- 2016 Elections
- Special Reports
- Maps & Data
- Dear Abby
- Games & Puzzles
- Events & Exhibits
- Food & Drink
- Arts & Music
- Movies & TV
East Lyme — The Board of Finance took its first look Wednesday at the 2014-15 proposed education and town budgets, which together represent $65,854,620, or 4.24 percent more than this year’s budgets.
The town’s general government budget stands at $16,123,688, a 4.28 percent increase. Debt service is $5,105,149, or 6.76 percent more than this year. Capital spending represents $1,283,016, or 29.86 percent more than this year.
The Board of Education budget is $43,342,767, or a 3.34 percent increase.
Both the town and education budgets are less than their initial proposals, after deliberations by their respective boards earlier in the budget process.
First Selectman Paul Formica told the Board of Finance Wednesday that the budget represents a higher increase than in past years, but he looks forward to hearing their feedback and working on reductions. He said he anticipates several areas of the budget that could be decreased. For example, the town will analyze new data on health insurance that could result in additional savings.
Pension payments, workers’ compensation insurance and liability insurance are among areas set to increase in the town’s budget, according to a presentation last month. The budget proposes allocating additional funds to fully staff the new beach and boardwalk and to the building department for increased permit activity.
During its deliberations, the Board of Selectmen had trimmed the general government and capital budgets by $204,551. The changes include $15,000 less to the general government legal account, $14,237 less in benefits, $50,000 less for a proposed skate park and reductions in capital for computer software and various town projects, according to a letter from Formica to the finance board.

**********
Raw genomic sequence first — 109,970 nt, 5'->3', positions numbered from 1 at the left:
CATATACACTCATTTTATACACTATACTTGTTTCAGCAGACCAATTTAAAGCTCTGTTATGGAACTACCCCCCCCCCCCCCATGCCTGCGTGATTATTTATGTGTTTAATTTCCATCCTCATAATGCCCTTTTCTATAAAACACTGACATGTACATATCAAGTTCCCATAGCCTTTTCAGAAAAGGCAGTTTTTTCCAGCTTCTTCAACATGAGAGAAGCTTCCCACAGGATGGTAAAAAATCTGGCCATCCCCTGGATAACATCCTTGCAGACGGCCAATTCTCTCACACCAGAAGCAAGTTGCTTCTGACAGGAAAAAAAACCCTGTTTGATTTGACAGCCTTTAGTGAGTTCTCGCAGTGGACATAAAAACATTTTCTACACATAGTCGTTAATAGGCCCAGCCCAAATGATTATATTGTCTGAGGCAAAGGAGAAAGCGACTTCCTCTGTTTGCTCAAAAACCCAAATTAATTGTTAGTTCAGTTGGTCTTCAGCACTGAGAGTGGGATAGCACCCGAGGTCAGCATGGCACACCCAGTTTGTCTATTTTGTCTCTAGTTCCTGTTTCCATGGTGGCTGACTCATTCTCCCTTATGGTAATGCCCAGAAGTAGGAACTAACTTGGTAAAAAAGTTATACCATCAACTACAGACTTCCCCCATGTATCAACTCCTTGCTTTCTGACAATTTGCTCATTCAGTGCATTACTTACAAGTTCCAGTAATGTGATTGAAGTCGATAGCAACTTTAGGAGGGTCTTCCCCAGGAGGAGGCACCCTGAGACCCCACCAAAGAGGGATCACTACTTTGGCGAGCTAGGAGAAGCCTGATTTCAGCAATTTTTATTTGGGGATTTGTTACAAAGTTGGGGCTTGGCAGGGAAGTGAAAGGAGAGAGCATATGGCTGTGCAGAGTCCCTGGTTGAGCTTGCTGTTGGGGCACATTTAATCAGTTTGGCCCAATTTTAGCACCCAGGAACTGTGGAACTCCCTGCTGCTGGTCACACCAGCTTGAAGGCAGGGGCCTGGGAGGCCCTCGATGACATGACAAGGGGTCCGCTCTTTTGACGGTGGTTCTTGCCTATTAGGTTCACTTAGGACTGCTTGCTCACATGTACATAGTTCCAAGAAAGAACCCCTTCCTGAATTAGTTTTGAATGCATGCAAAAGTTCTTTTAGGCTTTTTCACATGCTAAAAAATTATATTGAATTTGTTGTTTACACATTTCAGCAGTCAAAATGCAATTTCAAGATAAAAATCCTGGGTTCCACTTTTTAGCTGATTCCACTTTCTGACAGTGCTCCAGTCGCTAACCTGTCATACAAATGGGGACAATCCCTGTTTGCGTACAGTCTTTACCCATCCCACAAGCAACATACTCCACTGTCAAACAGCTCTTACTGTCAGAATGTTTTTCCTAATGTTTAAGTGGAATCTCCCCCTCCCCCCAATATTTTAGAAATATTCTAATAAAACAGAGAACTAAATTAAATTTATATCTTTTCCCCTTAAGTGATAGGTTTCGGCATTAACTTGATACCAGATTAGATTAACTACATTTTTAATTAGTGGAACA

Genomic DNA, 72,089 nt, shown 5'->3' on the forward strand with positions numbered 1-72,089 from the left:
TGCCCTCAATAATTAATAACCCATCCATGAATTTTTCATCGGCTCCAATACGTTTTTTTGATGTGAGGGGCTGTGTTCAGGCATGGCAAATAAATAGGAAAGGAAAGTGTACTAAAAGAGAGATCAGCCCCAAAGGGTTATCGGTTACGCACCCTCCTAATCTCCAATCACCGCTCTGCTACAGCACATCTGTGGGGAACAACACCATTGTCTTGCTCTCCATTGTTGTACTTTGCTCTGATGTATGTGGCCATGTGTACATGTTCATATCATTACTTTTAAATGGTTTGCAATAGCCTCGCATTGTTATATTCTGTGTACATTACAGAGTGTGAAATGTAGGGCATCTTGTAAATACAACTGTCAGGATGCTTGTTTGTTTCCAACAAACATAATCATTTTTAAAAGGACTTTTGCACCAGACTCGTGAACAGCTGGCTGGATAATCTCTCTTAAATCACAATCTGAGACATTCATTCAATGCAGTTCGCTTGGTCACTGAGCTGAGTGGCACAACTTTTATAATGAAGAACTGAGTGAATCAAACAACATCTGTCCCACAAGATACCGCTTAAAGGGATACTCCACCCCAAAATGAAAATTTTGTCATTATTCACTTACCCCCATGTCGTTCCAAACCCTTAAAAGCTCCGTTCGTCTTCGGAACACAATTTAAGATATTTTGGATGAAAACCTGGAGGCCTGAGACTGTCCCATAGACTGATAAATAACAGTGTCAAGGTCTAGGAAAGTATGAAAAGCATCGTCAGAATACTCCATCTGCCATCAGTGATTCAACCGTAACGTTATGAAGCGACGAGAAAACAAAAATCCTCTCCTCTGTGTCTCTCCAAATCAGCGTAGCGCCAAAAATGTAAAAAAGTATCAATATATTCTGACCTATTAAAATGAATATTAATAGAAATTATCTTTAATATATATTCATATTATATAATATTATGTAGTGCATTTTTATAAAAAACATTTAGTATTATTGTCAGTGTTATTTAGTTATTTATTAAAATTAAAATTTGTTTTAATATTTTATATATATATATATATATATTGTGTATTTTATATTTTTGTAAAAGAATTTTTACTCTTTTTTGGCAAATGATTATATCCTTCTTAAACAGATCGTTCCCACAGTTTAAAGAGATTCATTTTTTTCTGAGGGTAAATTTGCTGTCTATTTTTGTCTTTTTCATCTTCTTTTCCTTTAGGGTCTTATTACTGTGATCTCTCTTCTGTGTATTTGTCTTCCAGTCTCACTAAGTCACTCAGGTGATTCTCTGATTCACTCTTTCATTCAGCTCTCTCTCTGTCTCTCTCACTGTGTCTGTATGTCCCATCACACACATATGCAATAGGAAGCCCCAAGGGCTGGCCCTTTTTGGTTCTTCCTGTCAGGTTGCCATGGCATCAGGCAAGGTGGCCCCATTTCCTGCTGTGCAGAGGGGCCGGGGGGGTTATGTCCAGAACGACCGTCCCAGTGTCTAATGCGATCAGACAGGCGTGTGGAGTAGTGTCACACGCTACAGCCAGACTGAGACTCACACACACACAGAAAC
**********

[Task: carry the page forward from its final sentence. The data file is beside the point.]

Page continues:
Debt service will rise next year mainly because of the regional water interconnection project between the town and New London, he said.
Budget drivers for the education budget include salaries, natural gas, benefits, technology and state mandates, according to a presentation. The budget allocates $378,258 to support the administrator and teacher evaluation plans. New positions, including two deans of students and an assistant principal, are intended to free up some of the principals’ time now that they will have to spend more time on the new evaluations.
The teacher evaluations, under the previous system, used to take principals between 15 and 19 days per year, Superintendent James Lombardo said. In contrast, the full implementation of the state-mandated teacher evaluation plan next year would take between 73 and 81 days per year. Even with proposed flexibility measures, the system would consume between 60 and 73 days of principals’ time.
Board of Finance member Camille Alberti asked if the district had considered hiring consultants instead. Lombardo said the district had found that measure would be more expensive.
A schedule of the finance board budget reviews of town departments is available on the town’s website. The first meeting will begin at 6:30 p.m. Monday. The board’s deliberations on the education budget is scheduled for 7 p.m. on March 27.